When it comes to protecting your financial security, you can never be too safe. The reality is that financial fraud isn’t completely preventable—but there are ways of protecting yourself from credit card fraud and forms of identity theft to minimize your risk. In this article, we’re going to share a handful of best practices you can use to protect your personal information from financial scams and identity thieves.
Check your bank account regularly
Logging in to your bank account daily is the fastest way to notice any suspicious or unauthorized financial activity. Carve 5 to 10 minutes out of your day to review your credit card statements and bank accounts to keep a close eye on your balances, and don’t only look for sizeable withdrawals. Sometimes a scammer may make small purchases to see what they can get away with.
Pro-tip: It’s smart to enable online banking alerts and card controls that notify you of any transactions made using your account. This way, you can immediately spot if someone else is using your account to make unauthorized charges. If you need to report lost or stolen cards, think you’re a victim of credit card theft, have discovered a fraudulent charge, or are experiencing an account takeover from an unauthorized individual, contact your credit card issuer immediately.
Monitor your credit report regularly
If a scammer gets their hands on personal information like your name, Social Security number, or bank account numbers, they may try to open credit card or loan accounts under your name. Just like your bank account, it’s wise to check your credit reports regularly so you can identify suspicious or fraudulent activity before it gets out of control.
You can get your credit report for free at any time without impact to your credit score at Best Egg Financial Health. We also offer 24/7 credit monitoring with your free membership. If you receive an alert on your credit report, we can help you contact the credit bureaus to make sure your credit score isn’t impacted.
Destroy any documents containing sensitive information
Any documents containing your private financial information can be used to steal your identity and commit financial fraud. Avoid leaving credit card statements, bank deposit receipts, or other sensitive documents lying around. Once you’re done with them, shred them and dispose of them safely.
Make sure you know who you’re dealing with
Whether you’re purchasing an item online, applying for a financial product, or signing up for a service, it’s always worthwhile to make sure the company you’re dealing with is legitimate. Look up reviews on sites like the Better Business Bureau or Trustpilot for confirmation that who you’re doing business with is safe and reputable.
Think twice before you click
According to the FBI, phishing is the most common type of cybercrime—and with incidents multiplying in frequency from year to year, there’s no sign of it slowing down. Phishing emails usually look like they’re from a company you know or trust, like your bank, lender, or an online store where you shop—and that’s what makes them so effective.
If you get an email or text message that asks you to open an attachment, click a link, or send over your personal financial information, think twice before you engage with it. If it’s from a company you’re involved with and you think it could be legitimate, it’s worth contacting the company using their official phone number and asking them about it. They’ll be able to confirm or deny if it came from them.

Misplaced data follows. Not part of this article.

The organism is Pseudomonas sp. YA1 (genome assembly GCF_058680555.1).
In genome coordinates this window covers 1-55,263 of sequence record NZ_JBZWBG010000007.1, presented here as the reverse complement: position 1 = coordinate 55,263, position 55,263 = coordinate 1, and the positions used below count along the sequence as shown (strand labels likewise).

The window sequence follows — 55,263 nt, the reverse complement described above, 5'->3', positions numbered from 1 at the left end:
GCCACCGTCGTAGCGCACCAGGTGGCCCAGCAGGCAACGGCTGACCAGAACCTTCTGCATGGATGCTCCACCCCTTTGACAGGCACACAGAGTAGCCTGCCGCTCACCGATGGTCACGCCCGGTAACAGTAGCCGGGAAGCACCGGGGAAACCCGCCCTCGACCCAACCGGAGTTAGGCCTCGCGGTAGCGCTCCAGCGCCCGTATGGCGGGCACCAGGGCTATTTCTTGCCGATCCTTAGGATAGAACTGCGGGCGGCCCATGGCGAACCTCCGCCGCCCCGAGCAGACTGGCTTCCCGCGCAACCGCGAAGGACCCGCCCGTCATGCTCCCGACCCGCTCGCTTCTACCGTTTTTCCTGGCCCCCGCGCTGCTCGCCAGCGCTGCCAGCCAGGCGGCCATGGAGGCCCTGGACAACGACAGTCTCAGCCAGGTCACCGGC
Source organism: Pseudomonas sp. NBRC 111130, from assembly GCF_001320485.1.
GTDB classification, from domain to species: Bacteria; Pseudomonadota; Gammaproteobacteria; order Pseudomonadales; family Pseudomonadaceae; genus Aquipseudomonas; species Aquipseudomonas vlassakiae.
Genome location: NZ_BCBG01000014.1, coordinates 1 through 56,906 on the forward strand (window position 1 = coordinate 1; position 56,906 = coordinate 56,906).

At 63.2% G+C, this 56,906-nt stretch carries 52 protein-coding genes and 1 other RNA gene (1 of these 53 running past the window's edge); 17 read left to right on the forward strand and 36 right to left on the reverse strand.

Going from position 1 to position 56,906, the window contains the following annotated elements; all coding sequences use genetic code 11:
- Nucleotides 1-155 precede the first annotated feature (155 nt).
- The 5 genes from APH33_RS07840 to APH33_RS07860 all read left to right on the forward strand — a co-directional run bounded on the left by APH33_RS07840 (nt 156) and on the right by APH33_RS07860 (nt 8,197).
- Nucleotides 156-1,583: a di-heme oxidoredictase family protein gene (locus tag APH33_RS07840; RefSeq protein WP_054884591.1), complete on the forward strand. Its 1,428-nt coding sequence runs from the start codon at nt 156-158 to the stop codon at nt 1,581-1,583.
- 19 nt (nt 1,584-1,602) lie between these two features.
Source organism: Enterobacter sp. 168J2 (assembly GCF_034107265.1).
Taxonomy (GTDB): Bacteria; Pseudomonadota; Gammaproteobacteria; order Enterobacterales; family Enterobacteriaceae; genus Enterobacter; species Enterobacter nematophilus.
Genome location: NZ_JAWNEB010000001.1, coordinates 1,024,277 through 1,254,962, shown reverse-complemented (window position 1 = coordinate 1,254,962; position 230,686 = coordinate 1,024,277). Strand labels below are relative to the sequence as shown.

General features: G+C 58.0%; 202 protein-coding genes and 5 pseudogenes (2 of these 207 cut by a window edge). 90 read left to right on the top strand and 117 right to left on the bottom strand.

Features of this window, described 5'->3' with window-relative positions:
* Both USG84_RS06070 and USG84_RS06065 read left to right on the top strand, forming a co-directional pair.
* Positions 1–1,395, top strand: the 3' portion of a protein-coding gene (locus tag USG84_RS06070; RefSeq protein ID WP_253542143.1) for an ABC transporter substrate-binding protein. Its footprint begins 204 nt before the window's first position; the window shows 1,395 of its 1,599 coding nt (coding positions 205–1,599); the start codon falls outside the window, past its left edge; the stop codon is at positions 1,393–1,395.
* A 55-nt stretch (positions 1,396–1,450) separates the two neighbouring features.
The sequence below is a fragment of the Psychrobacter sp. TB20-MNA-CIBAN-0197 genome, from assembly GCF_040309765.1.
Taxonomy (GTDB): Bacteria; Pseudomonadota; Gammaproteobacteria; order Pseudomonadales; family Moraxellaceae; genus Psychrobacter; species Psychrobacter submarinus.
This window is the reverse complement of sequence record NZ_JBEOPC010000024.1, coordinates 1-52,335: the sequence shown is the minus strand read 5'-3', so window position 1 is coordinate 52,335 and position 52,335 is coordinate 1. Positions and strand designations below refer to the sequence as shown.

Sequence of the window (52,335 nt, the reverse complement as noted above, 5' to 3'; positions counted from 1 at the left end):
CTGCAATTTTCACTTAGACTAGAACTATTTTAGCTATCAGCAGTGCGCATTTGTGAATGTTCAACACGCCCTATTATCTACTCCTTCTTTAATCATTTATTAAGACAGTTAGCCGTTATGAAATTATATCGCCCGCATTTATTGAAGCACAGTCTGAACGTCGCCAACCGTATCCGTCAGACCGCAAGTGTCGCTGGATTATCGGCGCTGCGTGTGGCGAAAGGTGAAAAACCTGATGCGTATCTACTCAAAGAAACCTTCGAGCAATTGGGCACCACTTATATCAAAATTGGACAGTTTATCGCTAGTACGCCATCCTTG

Create strong and secure passwords
When you’re creating a password for any type of account, the last thing you want to do is include personal, easily guessable information like your name, birthday, or street name. Instead, come up with a password that’s hard to guess but easy to remember.
Here are a few tips for creating a strong password:
- The more characters, the more secure. Just make sure you can remember it!
- Use a mix of characters like numbers, symbols, and uppercase and lowercase letters.
- Random passwords are the hardest to guess. Try using a password generator if you need help.
Pro-tip: If you have the option, it’s worth it to enable two-factor authentication. Once enabled, you’ll sign into your account in two steps. You’ll typically enter your username and password on the site, then enter a unique code that’s emailed, texted, or sent by other means to you. In this case, even if someone got your login credentials, they wouldn’t have the code and would be unable to access your account.
Best Egg’s customer service guarantee
At Best Egg, we value being clear and transparent with our customers. We promise to always do the right thing to make you feel secure and confident about your account and your interactions with us.
Our specialists are account-level experts, so feel free to email, text, call, or chat with them to discuss anything and everything regarding your account. If something’s unclear, you need more information on a specific topic, or you feel uncomfortable with your interaction, a manager can absolutely address your concerns. You should always have the option to request to speak with a manager or have someone return your message.
Rest assured, we’ll never ask about age, race, or national origin, as these topics are not in any way related to your Best Egg account. Our specialists are professional, polite, and are determined to offer the highest level of service and education regarding your account.
This article is for educational purposes only and is not intended to provide financial, tax or legal advice. You should consult a professional for specific advice. Best Egg is not responsible for the information contained in third-party sites cited or hyperlinked in this article. Best Egg is not responsible for, and does not provide or endorse third party products, services or other third-party content.